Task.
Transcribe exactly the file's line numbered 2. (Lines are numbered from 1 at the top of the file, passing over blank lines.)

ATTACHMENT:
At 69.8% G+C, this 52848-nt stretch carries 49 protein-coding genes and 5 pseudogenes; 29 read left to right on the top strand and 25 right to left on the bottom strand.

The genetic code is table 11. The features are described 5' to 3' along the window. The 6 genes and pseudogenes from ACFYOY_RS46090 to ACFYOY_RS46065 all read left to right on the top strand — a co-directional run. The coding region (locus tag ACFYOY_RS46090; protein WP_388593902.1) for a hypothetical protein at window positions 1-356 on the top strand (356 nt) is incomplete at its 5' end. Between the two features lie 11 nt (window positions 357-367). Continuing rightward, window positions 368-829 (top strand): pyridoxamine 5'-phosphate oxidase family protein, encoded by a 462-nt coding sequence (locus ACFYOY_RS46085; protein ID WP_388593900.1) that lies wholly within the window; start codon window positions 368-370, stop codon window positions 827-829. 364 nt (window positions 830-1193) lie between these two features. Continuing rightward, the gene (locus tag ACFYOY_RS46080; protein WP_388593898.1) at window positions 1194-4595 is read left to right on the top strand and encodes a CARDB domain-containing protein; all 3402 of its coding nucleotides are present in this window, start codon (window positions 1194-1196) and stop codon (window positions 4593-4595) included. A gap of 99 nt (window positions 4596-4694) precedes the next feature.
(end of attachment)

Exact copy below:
The genetic code is table 11. The features are described 5' to 3' along the window. The 6 genes and pseudogenes from ACFYOY_RS46090 to ACFYOY_RS46065 all read left to right on the top strand — a co-directional run. The coding region (locus tag ACFYOY_RS46090; protein WP_388593902.1) for a hypothetical protein at window positions 1-356 on the top strand (356 nt) is incomplete at its 5' end. Between the two features lie 11 nt (window positions 357-367). Continuing rightward, window positions 368-829 (top strand): pyridoxamine 5'-phosphate oxidase family protein, encoded by a 462-nt coding sequence (locus ACFYOY_RS46085; protein ID WP_388593900.1) that lies wholly within the window; start codon window positions 368-370, stop codon window positions 827-829. 364 nt (window positions 830-1193) lie between these two features. Continuing rightward, the gene (locus tag ACFYOY_RS46080; protein WP_388593898.1) at window positions 1194-4595 is read left to right on the top strand and encodes a CARDB domain-containing protein; all 3402 of its coding nucleotides are present in this window, start codon (window positions 1194-1196) and stop codon (window positions 4593-4595) included. A gap of 99 nt (window positions 4596-4694) precedes the next feature.